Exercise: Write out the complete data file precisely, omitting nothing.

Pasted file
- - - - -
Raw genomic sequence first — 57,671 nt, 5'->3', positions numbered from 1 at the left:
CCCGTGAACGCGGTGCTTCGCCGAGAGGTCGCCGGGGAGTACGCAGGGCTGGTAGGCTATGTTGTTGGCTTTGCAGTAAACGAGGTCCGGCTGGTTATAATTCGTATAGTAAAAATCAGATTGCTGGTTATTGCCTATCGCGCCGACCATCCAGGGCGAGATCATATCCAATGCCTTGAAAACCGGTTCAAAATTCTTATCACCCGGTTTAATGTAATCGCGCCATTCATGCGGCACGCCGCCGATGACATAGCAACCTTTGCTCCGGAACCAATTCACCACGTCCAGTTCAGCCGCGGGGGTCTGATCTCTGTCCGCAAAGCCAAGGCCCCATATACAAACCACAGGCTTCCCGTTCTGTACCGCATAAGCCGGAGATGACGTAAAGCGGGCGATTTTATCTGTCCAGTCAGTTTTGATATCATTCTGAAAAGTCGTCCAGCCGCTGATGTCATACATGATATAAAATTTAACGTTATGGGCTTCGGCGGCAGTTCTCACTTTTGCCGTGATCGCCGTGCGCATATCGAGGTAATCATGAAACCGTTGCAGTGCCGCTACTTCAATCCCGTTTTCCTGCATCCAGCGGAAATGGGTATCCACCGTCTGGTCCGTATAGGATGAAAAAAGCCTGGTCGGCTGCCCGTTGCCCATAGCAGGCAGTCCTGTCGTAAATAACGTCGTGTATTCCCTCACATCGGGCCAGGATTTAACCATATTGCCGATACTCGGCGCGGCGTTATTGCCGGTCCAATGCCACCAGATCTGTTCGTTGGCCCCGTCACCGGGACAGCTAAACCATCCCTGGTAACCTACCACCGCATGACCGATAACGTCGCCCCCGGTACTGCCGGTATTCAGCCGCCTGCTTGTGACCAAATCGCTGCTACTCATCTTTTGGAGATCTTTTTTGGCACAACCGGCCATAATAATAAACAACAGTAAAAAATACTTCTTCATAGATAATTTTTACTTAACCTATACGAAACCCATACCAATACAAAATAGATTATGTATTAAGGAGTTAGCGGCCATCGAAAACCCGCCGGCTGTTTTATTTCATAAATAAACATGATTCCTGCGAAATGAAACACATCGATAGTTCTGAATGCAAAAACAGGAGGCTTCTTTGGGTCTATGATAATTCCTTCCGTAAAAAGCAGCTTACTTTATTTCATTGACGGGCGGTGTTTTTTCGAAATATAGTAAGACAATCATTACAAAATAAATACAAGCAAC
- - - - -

Raw genomic sequence first — 57,671 nt, 5'->3', positions numbered from 1 at the left:
CCCGTGAACGCGGTGCTTCGCCGAGAGGTCGCCGGGGAGTACGCAGGGCTGGTAGGCTATGTTGTTGGCTTTGCAGTAAACGAGGTCCGGCTGGTTATAATTCGTATAGTAAAAATCAGATTGCTGGTTATTGCCTATCGCGCCGACCATCCAGGGCGAGATCATATCCAATGCCTTGAAAACCGGTTCAAAATTCTTATCACCCGGTTTAATGTAATCGCGCCATTCATGCGGCACGCCGCCGATGACATAGCAACCTTTGCTCCGGAACCAATTCACCACGTCCAGTTCAGCCGCGGGGGTCTGATCTCTGTCCGCAAAGCCAAGGCCCCATATACAAACCACAGGCTTCCCGTTCTGTACCGCATAAGCCGGAGATGACGTAAAGCGGGCGATTTTATCTGTCCAGTCAGTTTTGATATCATTCTGAAAAGTCGTCCAGCCGCTGATGTCATACATGATATAAAATTTAACGTTATGGGCTTCGGCGGCAGTTCTCACTTTTGCCGTGATCGCCGTGCGCATATCGAGGTAATCATGAAACCGTTGCAGTGCCGCTACTTCAATCCCGTTTTCCTGCATCCAGCGGAAATGGGTATCCACCGTCTGGTCCGTATAGGATGAAAAAAGCCTGGTCGGCTGCCCGTTGCCCATAGCAGGCAGTCCTGTCGTAAATAACGTCGTGTATTCCCTCACATCGGGCCAGGATTTAACCATATTGCCGATACTCGGCGCGGCGTTATTGCCGGTCCAATGCCACCAGATCTGTTCGTTGGCCCCGTCACCGGGACAGCTAAACCATCCCTGGTAACCTACCACCGCATGACCGATAACGTCGCCCCCGGTACTGCCGGTATTCAGCCGCCTGCTTGTGACCAAATCGCTGCTACTCATCTTTTGGAGATCTTTTTTGGCACAACCGGCCATAATAATAAACAACAGTAAAAAATACTTCTTCATAGATAATTTTTACTTAACCTATACGAAACCCATACCAATACAAAATAGATTATGTATTAAGGAGTTAGCGGCCATCGAAAACCCGCCGGCTGTTTTATTTCATAAATAAACATGATTCCTGCGAAATGAAACACATCGATAGTTCTGAATGCAAAAACAGGAGGCTTCTTTGGGTCTATGATAATTCCTTCCGTAAAAAGCAGCTTACTTTATTTCATTGACGGGCGGTGTTTTTTCGAAATATAGTAAGACAATCATTACAAAATAAATACAAGCAAC